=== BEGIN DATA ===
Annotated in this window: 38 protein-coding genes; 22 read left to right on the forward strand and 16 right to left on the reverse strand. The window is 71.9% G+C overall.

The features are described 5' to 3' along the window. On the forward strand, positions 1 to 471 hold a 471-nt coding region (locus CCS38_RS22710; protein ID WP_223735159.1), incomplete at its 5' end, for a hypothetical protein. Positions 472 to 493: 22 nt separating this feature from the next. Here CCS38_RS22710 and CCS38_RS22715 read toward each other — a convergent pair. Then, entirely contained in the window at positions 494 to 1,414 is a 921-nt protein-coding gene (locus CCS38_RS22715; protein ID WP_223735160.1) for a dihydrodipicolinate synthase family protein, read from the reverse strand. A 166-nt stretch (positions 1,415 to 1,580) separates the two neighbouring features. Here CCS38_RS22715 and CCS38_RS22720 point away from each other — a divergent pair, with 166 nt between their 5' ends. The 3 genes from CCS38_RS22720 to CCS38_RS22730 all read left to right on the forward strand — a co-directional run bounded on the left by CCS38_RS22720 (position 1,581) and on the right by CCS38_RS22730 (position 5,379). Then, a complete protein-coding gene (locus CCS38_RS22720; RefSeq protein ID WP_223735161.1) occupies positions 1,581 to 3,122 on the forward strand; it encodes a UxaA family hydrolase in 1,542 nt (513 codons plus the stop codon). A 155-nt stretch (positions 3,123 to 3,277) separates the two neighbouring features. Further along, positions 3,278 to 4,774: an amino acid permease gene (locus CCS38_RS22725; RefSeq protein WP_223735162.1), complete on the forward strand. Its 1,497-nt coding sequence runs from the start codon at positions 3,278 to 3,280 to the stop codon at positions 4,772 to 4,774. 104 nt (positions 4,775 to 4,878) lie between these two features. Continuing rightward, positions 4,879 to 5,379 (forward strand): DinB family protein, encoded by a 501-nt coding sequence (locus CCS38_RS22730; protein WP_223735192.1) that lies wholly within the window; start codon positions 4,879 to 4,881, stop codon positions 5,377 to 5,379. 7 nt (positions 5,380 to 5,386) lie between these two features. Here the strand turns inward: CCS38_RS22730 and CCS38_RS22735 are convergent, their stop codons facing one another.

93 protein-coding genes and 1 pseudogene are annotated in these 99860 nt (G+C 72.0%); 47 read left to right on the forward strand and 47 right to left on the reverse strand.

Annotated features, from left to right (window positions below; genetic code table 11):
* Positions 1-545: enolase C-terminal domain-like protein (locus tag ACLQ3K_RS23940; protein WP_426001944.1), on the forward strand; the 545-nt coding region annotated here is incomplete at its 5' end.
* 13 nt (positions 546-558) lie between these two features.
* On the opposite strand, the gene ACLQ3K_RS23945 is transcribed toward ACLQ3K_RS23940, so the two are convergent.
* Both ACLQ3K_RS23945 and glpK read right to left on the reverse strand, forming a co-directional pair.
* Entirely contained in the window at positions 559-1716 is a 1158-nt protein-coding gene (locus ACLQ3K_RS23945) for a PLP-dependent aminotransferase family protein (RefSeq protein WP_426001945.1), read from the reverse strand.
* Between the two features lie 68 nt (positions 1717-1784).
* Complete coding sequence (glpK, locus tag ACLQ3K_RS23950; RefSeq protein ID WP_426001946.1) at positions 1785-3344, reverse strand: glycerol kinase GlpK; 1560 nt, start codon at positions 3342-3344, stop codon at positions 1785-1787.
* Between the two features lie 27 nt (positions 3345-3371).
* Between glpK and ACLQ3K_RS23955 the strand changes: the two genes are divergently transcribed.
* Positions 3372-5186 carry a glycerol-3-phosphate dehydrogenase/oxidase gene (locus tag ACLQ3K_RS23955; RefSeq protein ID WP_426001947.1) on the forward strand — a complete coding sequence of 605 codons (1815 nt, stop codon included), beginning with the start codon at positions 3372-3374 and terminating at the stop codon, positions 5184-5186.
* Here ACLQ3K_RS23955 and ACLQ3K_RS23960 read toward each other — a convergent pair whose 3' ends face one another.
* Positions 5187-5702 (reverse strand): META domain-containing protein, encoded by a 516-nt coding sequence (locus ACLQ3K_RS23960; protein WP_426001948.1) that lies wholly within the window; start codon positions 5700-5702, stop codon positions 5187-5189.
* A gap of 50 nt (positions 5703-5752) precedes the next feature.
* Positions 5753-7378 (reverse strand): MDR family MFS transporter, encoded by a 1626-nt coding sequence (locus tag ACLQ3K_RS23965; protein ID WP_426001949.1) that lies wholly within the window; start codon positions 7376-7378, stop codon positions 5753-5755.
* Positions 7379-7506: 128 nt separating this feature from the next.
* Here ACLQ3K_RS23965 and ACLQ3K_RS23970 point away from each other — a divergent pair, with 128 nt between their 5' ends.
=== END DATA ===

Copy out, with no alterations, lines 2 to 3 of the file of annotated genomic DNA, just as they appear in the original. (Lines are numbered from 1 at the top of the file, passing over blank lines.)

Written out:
The features are described 5' to 3' along the window. On the forward strand, positions 1 to 471 hold a 471-nt coding region (locus CCS38_RS22710; protein ID WP_223735159.1), incomplete at its 5' end, for a hypothetical protein. Positions 472 to 493: 22 nt separating this feature from the next. Here CCS38_RS22710 and CCS38_RS22715 read toward each other — a convergent pair. Then, entirely contained in the window at positions 494 to 1,414 is a 921-nt protein-coding gene (locus CCS38_RS22715; protein ID WP_223735160.1) for a dihydrodipicolinate synthase family protein, read from the reverse strand. A 166-nt stretch (positions 1,415 to 1,580) separates the two neighbouring features. Here CCS38_RS22715 and CCS38_RS22720 point away from each other — a divergent pair, with 166 nt between their 5' ends. The 3 genes from CCS38_RS22720 to CCS38_RS22730 all read left to right on the forward strand — a co-directional run bounded on the left by CCS38_RS22720 (position 1,581) and on the right by CCS38_RS22730 (position 5,379). Then, a complete protein-coding gene (locus CCS38_RS22720; RefSeq protein ID WP_223735161.1) occupies positions 1,581 to 3,122 on the forward strand; it encodes a UxaA family hydrolase in 1,542 nt (513 codons plus the stop codon). A 155-nt stretch (positions 3,123 to 3,277) separates the two neighbouring features. Further along, positions 3,278 to 4,774: an amino acid permease gene (locus CCS38_RS22725; RefSeq protein WP_223735162.1), complete on the forward strand. Its 1,497-nt coding sequence runs from the start codon at positions 3,278 to 3,280 to the stop codon at positions 4,772 to 4,774. 104 nt (positions 4,775 to 4,878) lie between these two features. Continuing rightward, positions 4,879 to 5,379 (forward strand): DinB family protein, encoded by a 501-nt coding sequence (locus CCS38_RS22730; protein WP_223735192.1) that lies wholly within the window; start codon positions 4,879 to 4,881, stop codon positions 5,377 to 5,379. 7 nt (positions 5,380 to 5,386) lie between these two features. Here the strand turns inward: CCS38_RS22730 and CCS38_RS22735 are convergent, their stop codons facing one another.

93 protein-coding genes and 1 pseudogene are annotated in these 99860 nt (G+C 72.0%); 47 read left to right on the forward strand and 47 right to left on the reverse strand.